We’ve reached the halfway point in Ramadan, and I thought it was good to have a check in. Last night at iftar, my 17-year-old mentioned that this wasn’t a very good Ramadan for her because she wasn’t hitting her goals like last year. And I feel her sentiment very keenly.
Even before the month started, I knew this was going to be a half-in/half-out Ramadan, in that we’re still in a global COVID-19 pandemic, with many masajid closed, others operating at limited capacity and still others just doing whatever they’ve done along. Vaccine rollout is ongoing, and some of us are vaccinated, half-vaccinated or perhaps not at all. And I don’t know how your communities roll, but there has been socializing and parties happening for months in my teenage children’s friend groups as well as ours, as we’ve continued to shelter-in-place and take the parameters and restrictions of this pandemic very seriously.
That’s made for a confluence of weird Ramadan emotions. Whereas last year the unifying conditions of Ramadan in the U.S. was a (pretty much) complete closure and shut down of mosques, tarawih
and Jummah prayers
and community iftar events coupled with an influx of online programming (including Jummah khutbahs
, or sermons, qiyams
, or night prayers and such), this year we are all doing a lot of different things – half in/half out.
There is something to be said for a “regular Ramadan,” where everyone is doing the regular Ramadan activities (along with the usual Ramadan challenges and stressors) and the one we had last year where nearly all of us experienced a rare Ramadan at home – and benefited from it. My own family had one of our best Ramadan's last year spent in each other’s company. With the kids’ schools converted to virtual (and running at a 25 percent capacity, if that), their fasting was made easier by being able to sleep in. They had a lot more time to read their Quran without managing it against their school work and classes. And, we just spent a lot of time together.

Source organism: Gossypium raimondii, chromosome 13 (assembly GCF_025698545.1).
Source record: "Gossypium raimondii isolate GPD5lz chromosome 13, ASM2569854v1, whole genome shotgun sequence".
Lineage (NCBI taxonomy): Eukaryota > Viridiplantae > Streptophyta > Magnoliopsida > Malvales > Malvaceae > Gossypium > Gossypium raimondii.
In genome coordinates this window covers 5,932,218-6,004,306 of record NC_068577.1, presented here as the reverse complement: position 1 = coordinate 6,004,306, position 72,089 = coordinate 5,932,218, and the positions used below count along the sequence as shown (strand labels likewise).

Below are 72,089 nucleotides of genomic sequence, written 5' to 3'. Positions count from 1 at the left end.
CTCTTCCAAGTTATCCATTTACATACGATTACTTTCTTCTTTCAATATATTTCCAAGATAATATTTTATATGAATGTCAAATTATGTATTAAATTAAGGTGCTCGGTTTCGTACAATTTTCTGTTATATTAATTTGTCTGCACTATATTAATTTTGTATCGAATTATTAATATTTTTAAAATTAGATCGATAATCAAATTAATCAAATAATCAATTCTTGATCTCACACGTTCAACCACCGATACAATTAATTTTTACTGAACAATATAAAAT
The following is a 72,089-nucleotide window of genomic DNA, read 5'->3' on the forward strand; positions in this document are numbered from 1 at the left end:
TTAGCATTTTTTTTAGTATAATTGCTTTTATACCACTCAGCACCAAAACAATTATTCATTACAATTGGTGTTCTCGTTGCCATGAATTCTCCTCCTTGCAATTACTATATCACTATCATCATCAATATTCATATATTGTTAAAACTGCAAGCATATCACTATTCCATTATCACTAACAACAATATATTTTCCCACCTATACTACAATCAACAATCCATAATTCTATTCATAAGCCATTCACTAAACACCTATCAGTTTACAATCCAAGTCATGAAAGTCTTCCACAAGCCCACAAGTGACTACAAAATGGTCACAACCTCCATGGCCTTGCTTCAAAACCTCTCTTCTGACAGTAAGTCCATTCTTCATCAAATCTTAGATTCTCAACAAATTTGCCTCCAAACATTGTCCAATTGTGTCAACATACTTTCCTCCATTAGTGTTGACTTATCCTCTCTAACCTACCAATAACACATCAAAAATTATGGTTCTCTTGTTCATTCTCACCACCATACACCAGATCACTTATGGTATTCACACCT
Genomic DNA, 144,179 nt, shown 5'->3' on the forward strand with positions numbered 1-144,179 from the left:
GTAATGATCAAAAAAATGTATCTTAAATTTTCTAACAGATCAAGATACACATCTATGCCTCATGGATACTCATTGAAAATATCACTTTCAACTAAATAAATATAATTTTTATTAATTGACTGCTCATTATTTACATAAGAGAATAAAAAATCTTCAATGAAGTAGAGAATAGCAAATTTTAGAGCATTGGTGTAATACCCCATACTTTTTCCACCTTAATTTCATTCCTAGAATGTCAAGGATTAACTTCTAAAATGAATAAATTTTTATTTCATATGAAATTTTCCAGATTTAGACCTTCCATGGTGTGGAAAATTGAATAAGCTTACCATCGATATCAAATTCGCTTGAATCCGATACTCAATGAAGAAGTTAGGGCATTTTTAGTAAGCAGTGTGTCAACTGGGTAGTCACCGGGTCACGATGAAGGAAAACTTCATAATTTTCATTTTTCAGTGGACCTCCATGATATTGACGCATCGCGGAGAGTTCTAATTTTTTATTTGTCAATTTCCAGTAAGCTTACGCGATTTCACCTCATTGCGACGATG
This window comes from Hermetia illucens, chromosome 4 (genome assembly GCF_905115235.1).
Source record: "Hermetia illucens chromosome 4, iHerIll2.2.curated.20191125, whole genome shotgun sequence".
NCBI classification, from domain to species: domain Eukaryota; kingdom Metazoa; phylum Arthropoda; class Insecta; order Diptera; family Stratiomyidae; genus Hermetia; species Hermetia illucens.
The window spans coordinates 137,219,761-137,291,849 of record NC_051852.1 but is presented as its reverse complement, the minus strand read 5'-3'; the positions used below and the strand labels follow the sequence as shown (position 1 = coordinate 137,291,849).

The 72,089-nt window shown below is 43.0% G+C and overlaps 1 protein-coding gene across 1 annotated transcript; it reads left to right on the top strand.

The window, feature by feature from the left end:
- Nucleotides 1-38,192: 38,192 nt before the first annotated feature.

Though my kids are still virtual this year, school is running at full capacity. So they have to be online at a proper time in the morning, with full classes and homework, especially the end of year testing and AP exams coming up. That makes for the regular challenges of sleep deprivation and time management, which obviously they don’t handle that well. But that’s ok.
For our family, and I’d dare say many others, this Ramadan has come after a year of hardships and challenges, illness, loss and deaths. It seems to me, anecdotally, that most everyone I know has either had COVID, knows someone fairly close who has had COVID or experienced a death in their immediate or extended family or friend group from COVID.
Our family hails from India, which is experiencing the worst wave of COVID
as I write this. It is a nightmare across the country there. Many family and friend messaging groups or WhatsApp groups like mine are blowing up daily with messages beseeching prayers for someone’s recovery from COVID or saying inna lilahi wa inna ilayhi rajioon
because someone has died from COVID. Every morning I wake up with the privilege of dreading to open my WhatsApp and hear what is happening abroad. Because I’m only reading and reacting to the messages, not living the scariness over there.
It is intense. It is overwhelming. It is sorrow-filled. Last year was the fear of the unknown. This year is tragedy upon tragedy. Heartache on heartache. Maybe this isn’t your experience, and if it isn’t, I’m so very, very happy for you. But it is for a lot of us or has been for the past several months.
As I write this, I’m sitting on my sun porch looking at the sunshine and new spring leaves on the trees in my backyard. My mother-in-law had COVID last summer in India, and it has been a rough road to recovery. She is here with us, and we could not be more grateful that we are all together. Others are not so lucky. My husband and I still are employed, we have our home, we are able to pay the bills, and we are ok. Alhamdulillah for all that. So much Alhamdulillah.
This Ramadan is a real mood and a vibe that I can’t properly put into words. There’s an unsettling, an uncomfortableness about it that we, at least I, need to feel. If you are a believer, then you know that life was never meant to be anything but a test. And, sometimes we need to immerse ourselves in the uncomfortableness to lay ourselves bare to Allah (S), to beseech Him for mercy and forgiveness.
We’re halfway through Ramadan my friends. There is so much more opportunity in front of us to reach out to Allah (S), to pray for whatever it is you want, to read just a few lines daily from the Quran if that’s what you can manage, to sit on your prayer mat after you’ve done your fard salah and reach out to Him. To engage in any type of charity (or caring for others) that you can manage. It doesn’t have to be perfect. It doesn’t have to follow the goals list you wrote or the journal you’ve mapped out. It’s just your heart speaking to Him.
That’s where I’m at.